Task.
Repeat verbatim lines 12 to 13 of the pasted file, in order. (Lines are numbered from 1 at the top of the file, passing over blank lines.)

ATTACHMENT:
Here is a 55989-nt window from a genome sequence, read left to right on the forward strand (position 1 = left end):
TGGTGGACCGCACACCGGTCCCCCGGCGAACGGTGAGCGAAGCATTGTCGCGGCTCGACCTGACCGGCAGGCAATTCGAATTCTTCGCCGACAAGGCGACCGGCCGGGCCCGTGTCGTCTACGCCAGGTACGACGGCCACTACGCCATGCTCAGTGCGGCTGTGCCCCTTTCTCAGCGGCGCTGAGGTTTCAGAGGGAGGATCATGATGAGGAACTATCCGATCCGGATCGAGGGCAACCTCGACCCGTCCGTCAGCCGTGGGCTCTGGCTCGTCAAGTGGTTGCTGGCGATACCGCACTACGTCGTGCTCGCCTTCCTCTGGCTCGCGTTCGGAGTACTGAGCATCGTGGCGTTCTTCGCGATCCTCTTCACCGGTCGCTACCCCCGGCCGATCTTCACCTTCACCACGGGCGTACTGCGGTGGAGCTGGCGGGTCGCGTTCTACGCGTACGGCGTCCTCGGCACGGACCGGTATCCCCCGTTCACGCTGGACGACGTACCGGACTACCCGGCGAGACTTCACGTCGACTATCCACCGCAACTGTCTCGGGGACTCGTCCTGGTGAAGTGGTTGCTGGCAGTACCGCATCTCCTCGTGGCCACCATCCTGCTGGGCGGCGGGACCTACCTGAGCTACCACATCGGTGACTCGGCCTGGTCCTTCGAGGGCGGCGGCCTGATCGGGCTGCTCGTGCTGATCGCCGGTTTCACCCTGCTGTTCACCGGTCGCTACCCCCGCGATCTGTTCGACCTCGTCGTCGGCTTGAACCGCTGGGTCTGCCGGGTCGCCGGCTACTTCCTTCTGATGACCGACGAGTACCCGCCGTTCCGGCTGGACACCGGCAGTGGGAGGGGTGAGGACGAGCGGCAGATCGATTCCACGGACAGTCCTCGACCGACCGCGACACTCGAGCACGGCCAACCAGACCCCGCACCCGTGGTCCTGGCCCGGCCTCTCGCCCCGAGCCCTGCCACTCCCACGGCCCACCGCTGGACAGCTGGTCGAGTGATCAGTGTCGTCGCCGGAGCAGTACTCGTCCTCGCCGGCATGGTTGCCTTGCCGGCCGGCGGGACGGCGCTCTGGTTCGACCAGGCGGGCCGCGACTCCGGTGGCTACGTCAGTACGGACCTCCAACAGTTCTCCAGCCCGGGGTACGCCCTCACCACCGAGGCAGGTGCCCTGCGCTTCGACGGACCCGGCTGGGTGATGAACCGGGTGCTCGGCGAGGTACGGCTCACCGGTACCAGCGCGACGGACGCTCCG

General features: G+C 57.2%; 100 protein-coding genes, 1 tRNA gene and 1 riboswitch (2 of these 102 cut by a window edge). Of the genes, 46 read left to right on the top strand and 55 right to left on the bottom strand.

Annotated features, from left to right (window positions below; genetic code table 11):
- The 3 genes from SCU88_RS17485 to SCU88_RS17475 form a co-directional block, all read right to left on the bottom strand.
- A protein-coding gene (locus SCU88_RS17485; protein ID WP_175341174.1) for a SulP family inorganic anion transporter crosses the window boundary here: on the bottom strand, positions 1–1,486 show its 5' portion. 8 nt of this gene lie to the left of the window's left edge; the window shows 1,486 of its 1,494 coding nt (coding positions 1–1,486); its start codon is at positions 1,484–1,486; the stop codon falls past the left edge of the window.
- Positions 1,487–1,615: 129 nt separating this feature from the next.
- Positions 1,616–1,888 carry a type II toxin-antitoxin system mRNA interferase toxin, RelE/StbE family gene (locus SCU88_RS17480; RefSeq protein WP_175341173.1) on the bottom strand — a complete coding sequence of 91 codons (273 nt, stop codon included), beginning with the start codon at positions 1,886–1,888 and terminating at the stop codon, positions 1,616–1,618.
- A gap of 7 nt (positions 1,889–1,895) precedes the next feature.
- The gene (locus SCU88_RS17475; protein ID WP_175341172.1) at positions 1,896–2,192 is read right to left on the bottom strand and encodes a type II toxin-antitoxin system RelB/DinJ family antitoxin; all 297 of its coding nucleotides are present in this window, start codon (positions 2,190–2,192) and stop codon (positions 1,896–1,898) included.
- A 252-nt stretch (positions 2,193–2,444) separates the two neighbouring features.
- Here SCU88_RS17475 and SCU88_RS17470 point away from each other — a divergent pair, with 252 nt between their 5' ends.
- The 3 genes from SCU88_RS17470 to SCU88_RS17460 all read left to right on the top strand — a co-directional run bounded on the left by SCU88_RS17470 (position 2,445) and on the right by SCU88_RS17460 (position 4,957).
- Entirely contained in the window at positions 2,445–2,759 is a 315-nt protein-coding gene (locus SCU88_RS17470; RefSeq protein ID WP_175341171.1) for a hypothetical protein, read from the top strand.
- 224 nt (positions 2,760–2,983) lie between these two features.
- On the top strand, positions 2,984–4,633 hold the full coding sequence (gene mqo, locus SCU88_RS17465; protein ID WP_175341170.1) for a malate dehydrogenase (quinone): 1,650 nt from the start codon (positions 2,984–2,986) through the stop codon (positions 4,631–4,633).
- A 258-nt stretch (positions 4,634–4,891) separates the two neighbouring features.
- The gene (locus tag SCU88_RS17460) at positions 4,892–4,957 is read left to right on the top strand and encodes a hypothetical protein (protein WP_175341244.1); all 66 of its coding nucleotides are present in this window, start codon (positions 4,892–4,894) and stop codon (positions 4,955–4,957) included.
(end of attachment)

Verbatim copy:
- Here SCU88_RS17475 and SCU88_RS17470 point away from each other — a divergent pair, with 252 nt between their 5' ends.
- The 3 genes from SCU88_RS17470 to SCU88_RS17460 all read left to right on the top strand — a co-directional run bounded on the left by SCU88_RS17470 (position 2,445) and on the right by SCU88_RS17460 (position 4,957).